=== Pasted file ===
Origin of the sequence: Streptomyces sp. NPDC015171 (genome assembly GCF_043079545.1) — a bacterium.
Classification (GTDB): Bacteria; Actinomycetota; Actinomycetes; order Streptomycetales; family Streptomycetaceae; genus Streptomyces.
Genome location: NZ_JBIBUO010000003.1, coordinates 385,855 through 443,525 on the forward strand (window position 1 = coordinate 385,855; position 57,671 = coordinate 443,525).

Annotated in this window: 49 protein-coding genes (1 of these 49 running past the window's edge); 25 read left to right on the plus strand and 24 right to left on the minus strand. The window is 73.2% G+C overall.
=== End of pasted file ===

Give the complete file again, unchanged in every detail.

Origin of the sequence: Streptomyces sp. NPDC015171 (genome assembly GCF_043079545.1) — a bacterium.
Classification (GTDB): Bacteria; Actinomycetota; Actinomycetes; order Streptomycetales; family Streptomycetaceae; genus Streptomyces.
Genome location: NZ_JBIBUO010000003.1, coordinates 385,855 through 443,525 on the forward strand (window position 1 = coordinate 385,855; position 57,671 = coordinate 443,525).

Annotated in this window: 49 protein-coding genes (1 of these 49 running past the window's edge); 25 read left to right on the plus strand and 24 right to left on the minus strand. The window is 73.2% G+C overall.